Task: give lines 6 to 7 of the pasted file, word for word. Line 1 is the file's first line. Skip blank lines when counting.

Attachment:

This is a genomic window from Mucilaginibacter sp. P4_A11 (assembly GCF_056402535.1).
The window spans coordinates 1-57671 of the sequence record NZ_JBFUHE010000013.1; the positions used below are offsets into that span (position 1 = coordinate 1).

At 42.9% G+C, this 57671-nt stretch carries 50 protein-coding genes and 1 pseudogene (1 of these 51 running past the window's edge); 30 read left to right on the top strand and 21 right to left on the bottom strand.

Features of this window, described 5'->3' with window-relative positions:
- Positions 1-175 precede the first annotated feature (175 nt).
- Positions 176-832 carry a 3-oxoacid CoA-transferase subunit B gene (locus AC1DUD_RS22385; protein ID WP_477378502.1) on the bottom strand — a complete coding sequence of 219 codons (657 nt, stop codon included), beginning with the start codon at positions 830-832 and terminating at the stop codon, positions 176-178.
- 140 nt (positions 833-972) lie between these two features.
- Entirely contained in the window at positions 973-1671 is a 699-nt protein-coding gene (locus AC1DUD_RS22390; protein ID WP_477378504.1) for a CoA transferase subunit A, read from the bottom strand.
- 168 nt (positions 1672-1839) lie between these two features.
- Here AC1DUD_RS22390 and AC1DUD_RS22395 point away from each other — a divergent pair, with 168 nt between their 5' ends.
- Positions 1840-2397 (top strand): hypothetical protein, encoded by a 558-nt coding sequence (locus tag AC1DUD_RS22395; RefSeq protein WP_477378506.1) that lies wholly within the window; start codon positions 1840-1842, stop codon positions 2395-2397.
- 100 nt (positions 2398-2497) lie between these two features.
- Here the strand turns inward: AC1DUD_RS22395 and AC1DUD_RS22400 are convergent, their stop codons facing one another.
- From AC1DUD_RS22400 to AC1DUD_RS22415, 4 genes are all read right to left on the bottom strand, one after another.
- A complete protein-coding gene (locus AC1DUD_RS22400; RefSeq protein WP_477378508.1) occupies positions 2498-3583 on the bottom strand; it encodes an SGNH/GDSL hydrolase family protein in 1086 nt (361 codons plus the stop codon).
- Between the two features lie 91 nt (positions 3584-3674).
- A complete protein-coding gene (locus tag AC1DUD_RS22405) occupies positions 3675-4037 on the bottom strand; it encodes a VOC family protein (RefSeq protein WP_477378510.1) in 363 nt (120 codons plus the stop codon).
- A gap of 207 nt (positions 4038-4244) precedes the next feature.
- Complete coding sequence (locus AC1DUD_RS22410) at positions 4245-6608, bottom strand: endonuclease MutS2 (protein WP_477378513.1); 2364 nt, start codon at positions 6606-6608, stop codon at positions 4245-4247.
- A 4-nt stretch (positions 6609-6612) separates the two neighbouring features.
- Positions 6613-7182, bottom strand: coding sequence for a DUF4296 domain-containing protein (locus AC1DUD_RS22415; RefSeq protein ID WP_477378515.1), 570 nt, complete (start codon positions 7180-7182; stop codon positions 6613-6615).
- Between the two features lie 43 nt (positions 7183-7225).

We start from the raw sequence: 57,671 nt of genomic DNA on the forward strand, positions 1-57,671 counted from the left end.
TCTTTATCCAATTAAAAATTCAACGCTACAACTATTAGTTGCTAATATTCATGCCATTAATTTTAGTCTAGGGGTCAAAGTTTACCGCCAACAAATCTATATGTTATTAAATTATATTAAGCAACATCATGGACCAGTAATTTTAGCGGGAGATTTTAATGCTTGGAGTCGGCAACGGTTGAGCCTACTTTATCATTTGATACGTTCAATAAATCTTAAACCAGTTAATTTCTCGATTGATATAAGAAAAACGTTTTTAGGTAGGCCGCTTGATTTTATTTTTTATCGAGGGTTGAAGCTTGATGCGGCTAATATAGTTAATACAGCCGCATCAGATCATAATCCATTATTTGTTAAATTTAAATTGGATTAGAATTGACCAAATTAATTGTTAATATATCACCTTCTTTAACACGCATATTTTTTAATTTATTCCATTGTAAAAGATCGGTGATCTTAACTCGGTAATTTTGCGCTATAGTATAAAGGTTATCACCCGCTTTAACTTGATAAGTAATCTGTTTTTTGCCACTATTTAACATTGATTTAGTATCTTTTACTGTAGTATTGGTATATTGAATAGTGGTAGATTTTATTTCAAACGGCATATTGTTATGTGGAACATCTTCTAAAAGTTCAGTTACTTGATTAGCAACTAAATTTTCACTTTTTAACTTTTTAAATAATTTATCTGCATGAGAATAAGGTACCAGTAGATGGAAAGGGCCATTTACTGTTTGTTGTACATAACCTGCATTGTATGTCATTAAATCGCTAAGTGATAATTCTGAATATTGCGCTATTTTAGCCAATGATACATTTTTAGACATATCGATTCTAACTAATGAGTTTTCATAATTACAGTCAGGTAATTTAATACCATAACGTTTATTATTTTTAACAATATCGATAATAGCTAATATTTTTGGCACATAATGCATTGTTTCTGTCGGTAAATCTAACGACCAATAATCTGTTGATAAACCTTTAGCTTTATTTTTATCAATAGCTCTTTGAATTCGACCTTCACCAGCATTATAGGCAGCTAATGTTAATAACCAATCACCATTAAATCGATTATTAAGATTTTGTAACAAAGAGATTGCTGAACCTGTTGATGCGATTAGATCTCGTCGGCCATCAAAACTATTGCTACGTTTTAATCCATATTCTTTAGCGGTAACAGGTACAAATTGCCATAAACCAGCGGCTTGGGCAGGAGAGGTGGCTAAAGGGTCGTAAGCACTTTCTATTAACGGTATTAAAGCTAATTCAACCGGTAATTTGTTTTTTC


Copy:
- Positions 176-832 carry a 3-oxoacid CoA-transferase subunit B gene (locus AC1DUD_RS22385; protein ID WP_477378502.1) on the bottom strand — a complete coding sequence of 219 codons (657 nt, stop codon included), beginning with the start codon at positions 830-832 and terminating at the stop codon, positions 176-178.
- 140 nt (positions 833-972) lie between these two features.